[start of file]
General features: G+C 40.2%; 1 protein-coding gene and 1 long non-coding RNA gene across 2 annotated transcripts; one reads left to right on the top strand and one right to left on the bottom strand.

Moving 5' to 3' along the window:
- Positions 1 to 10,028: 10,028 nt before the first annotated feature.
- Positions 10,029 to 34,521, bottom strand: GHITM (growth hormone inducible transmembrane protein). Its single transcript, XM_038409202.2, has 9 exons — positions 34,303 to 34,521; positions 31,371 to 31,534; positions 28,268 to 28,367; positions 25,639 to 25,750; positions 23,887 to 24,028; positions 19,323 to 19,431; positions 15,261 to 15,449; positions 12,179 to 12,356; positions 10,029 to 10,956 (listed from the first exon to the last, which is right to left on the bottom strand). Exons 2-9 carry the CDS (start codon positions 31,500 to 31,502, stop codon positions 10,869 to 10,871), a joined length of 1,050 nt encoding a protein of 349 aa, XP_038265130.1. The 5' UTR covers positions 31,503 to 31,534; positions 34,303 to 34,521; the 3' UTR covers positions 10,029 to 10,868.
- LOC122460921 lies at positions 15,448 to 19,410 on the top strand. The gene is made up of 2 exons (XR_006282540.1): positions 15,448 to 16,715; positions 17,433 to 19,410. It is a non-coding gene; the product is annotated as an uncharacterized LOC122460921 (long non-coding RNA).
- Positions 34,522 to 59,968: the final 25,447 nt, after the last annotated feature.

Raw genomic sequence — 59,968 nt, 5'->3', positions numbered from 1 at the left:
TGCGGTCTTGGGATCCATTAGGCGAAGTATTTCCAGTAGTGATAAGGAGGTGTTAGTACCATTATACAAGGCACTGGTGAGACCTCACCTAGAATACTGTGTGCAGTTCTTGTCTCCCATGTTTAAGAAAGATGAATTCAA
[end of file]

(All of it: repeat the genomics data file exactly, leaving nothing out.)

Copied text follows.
General features: G+C 40.2%; 1 protein-coding gene and 1 long non-coding RNA gene across 2 annotated transcripts; one reads left to right on the top strand and one right to left on the bottom strand.

Moving 5' to 3' along the window:
- Positions 1 to 10,028: 10,028 nt before the first annotated feature.
- Positions 10,029 to 34,521, bottom strand: GHITM (growth hormone inducible transmembrane protein). Its single transcript, XM_038409202.2, has 9 exons — positions 34,303 to 34,521; positions 31,371 to 31,534; positions 28,268 to 28,367; positions 25,639 to 25,750; positions 23,887 to 24,028; positions 19,323 to 19,431; positions 15,261 to 15,449; positions 12,179 to 12,356; positions 10,029 to 10,956 (listed from the first exon to the last, which is right to left on the bottom strand). Exons 2-9 carry the CDS (start codon positions 31,500 to 31,502, stop codon positions 10,869 to 10,871), a joined length of 1,050 nt encoding a protein of 349 aa, XP_038265130.1. The 5' UTR covers positions 31,503 to 31,534; positions 34,303 to 34,521; the 3' UTR covers positions 10,029 to 10,868.
- LOC122460921 lies at positions 15,448 to 19,410 on the top strand. The gene is made up of 2 exons (XR_006282540.1): positions 15,448 to 16,715; positions 17,433 to 19,410. It is a non-coding gene; the product is annotated as an uncharacterized LOC122460921 (long non-coding RNA).
- Positions 34,522 to 59,968: the final 25,447 nt, after the last annotated feature.

Raw genomic sequence — 59,968 nt, 5'->3', positions numbered from 1 at the left:
TGCGGTCTTGGGATCCATTAGGCGAAGTATTTCCAGTAGTGATAAGGAGGTGTTAGTACCATTATACAAGGCACTGGTGAGACCTCACCTAGAATACTGTGTGCAGTTCTTGTCTCCCATGTTTAAGAAAGATGAATTCAA